Michael Gove in swipe at Tory rival Boris Johnson over 'vassal state' comment
Michael Gove has launched a thinly-veiled attack on rival Boris Johnson as he hit out at claims Theresa May's Brexit deal would have left the UK a “vassal state” of the EU.
The Environment Secretary - who is running against Mr Johnson to be Tory leader - said it “demeans language” to use such terms as he hit out at Brexiteers who accuse others of being “traitors”.
Mr Johnson became one of the most outspoken critics of the Prime Minister's deal - which would have maintained close economic with the EU after Brexit - after he quit as Foreign Secretary last year.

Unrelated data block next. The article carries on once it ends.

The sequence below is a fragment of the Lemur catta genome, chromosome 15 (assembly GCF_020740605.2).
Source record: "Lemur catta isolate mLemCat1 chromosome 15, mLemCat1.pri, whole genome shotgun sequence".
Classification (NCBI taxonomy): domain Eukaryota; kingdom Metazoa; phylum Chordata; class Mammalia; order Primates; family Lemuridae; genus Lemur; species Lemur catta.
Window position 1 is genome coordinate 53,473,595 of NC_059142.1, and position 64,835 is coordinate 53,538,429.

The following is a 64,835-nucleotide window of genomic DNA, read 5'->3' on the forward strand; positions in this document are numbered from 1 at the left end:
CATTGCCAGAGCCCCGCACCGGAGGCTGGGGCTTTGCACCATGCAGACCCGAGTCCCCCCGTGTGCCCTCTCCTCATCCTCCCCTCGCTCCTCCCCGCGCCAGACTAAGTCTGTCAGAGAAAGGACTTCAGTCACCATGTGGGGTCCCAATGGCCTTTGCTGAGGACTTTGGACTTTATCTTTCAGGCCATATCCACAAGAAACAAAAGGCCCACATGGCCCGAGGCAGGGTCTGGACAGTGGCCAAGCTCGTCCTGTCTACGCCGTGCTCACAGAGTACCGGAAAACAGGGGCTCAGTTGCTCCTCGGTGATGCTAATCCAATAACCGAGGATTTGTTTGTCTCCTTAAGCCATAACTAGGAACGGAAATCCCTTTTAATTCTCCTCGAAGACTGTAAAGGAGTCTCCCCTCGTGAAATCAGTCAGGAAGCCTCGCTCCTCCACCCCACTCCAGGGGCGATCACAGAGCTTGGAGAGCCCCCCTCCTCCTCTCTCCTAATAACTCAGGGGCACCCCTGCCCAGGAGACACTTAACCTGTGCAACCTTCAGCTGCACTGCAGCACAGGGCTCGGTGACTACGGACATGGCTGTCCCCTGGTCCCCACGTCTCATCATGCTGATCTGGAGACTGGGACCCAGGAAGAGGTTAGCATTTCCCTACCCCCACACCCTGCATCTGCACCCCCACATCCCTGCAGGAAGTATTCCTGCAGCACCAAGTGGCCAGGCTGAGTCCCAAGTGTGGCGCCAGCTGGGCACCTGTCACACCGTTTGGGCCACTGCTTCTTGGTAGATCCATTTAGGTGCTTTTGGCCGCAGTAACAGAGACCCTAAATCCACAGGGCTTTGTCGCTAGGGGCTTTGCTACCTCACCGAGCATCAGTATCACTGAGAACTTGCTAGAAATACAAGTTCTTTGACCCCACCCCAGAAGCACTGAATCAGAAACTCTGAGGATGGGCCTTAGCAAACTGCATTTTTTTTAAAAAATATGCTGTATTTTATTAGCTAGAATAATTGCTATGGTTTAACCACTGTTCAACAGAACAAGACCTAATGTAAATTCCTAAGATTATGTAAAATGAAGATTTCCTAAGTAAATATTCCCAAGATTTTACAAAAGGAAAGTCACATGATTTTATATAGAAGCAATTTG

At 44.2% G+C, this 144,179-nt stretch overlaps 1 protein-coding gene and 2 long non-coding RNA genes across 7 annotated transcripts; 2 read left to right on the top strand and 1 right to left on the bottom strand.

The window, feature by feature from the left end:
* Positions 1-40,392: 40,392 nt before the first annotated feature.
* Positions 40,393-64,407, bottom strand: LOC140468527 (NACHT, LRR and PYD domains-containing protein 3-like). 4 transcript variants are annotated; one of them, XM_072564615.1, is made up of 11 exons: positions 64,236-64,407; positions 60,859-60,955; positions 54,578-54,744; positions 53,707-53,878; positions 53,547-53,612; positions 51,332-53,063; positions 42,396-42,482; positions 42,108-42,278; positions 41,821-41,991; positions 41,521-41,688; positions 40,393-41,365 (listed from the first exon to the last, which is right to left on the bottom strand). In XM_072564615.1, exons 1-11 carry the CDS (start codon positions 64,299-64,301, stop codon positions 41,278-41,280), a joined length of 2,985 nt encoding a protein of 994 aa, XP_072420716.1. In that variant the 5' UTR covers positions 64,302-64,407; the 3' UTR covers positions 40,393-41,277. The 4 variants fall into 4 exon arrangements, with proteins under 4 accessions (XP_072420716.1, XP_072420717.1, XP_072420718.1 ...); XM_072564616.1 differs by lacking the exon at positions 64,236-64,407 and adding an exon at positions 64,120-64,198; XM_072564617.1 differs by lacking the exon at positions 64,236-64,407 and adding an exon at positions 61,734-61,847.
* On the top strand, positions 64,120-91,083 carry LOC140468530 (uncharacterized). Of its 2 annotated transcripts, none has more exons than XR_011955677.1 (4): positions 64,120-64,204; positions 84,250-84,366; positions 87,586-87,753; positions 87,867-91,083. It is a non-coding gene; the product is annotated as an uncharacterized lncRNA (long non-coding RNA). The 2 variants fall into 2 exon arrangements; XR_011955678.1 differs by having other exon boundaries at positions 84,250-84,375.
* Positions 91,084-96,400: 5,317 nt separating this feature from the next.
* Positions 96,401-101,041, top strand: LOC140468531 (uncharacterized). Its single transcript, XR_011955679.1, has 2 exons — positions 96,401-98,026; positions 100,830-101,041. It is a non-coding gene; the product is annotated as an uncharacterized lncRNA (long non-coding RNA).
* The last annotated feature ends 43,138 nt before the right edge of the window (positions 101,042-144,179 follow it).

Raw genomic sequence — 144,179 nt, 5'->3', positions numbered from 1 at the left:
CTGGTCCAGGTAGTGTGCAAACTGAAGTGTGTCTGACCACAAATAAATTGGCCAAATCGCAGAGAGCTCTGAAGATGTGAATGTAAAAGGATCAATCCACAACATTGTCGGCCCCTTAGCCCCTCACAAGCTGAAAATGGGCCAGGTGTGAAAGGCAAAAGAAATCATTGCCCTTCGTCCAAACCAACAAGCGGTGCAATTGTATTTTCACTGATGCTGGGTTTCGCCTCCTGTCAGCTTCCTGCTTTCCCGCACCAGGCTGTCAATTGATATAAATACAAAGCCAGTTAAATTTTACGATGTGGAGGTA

He said the Withdrawal Agreement, which Mr Gove repeatedly voted for - would have left the UK a "vassal state" of the EU, meaning it would have been left a servant of the bloc.
At an event organised by The Spectator, an audience member repeated the phrase as they questioned the top Cabinet minister.
But Mr Gove said the term was only “appropriate for countries occupied by foreign powers”.
“It demeans language to use words like vassal state,” he said.
And he added: “You are not a traitor if you disagree with me about Europe, you are a patriot who expresses a different point of view.”
Elsewhere, Mr Gove confirmed that he would be willing to delay the 31 October Brexit deadline by "days or weeks" if it was necessary to secure a deal.
"Are we going to let an arbitrary deadline be the determinate of what a good deal is?” he asked.
His position is in marked contrast to a number of his leadership rivals, including Mr Johnson, who have said the October deadline must not be extended.
But he insisted a no-deal Brexit must be "contemplated" if leaving with a deal appears impossible as 31 October looms.